POSTED: 01:30 a.m. HST, Nov 28, 2010
Due to the introduction of new TSA security procedures, many travelers have been filled with angst and concern this holiday season. Many of us in the information technology industry, however, have let out empathetic chuckles at the response of the traveling public. On the face of it, airport security and software seem to have nothing in common. But the fact of the matter is that the TSA probably could have adapted methods typically associated with software deployments to ease the introduction of their new procedures.
Those of us tasked with implementing new software (or any other change in an organization, for that matter) have been through this drill many times. Unfortunately, whenever you have a disparate group of human beings involved, all with different agendas and personalities, every experience is different. But there are certain guidelines that should always be kept in mind.
The key to a smooth introduction of new software is to get an endorsement from the user community that a change is needed. This includes line staff and all levels of management. In the case of the new full body scanners, it is apparent that the TSA did not do a good job of convincing the user community (the traveling public) that such changes would provide any significant benefits prior to its introduction.
Certainly easier said than done, but with the budget afforded to TSA, some kind of public promotion would have been beneficial. While we understand that we can't give away all the secrets of homeland security, the need for scanners and pat-downs definitely could have been publicized in more detail. For example, a few national TV ads during popular shows such as "Hawaii Five-0" or the UH vs. Boise State game (OK, maybe not the later part of the UH game) would have gone a long way toward getting the message out.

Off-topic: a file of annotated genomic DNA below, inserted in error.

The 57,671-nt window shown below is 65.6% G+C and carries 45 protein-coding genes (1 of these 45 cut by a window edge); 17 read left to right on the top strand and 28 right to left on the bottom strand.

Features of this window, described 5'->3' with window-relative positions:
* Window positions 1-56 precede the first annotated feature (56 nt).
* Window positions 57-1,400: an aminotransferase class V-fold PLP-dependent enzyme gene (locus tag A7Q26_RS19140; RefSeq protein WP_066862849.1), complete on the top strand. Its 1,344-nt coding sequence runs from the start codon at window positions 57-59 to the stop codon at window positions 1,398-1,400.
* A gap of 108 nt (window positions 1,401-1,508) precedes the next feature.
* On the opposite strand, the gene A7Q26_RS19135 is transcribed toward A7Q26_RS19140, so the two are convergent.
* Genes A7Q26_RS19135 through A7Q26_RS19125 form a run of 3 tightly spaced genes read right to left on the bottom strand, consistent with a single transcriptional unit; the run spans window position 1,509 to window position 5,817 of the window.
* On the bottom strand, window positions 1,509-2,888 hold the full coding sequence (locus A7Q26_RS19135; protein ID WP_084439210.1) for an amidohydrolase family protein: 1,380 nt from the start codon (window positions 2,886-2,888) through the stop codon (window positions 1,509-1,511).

Next, identify who might be your most influential, visible and vocal supporters and detractors. Meet with these people to demonstrate the benefits of the new technology. Supporters should be encouraged to continue their cooperation and provided with information to fortify their positions. When local-grown President Barack Obama and Secretary of State Hillary Clinton don't provide their unadulterated support, you've done something wrong. And if you can't get such endorsements, then maybe the new technology isn't such a great idea.
Detractors should be made well aware of the potential benefits, but their reasons for opposition need to be heard and examined.
This can be helpful to identify possible pitfalls that might not always be foreseen by enthusiastic supporters, such as touching one's junk. Hearing out your detractors, especially influential, visible and vocal ones, helps to mitigate any negative feedback.
Finally, pick a slow time to introduce such changes. Don't do it at fiscal-year end, month end or the just before the most heavily traveled day of the year. There will be much less uproar, and people will generally be more cooperative.
One thing we learn from implementing new software is that in the end, as long as the system isn't a complete nonfunctional disaster, complaints usually get fewer and farther between. We suspect this will be the same with the new TSA procedures. But it sure seems like this change could have been done a lot better.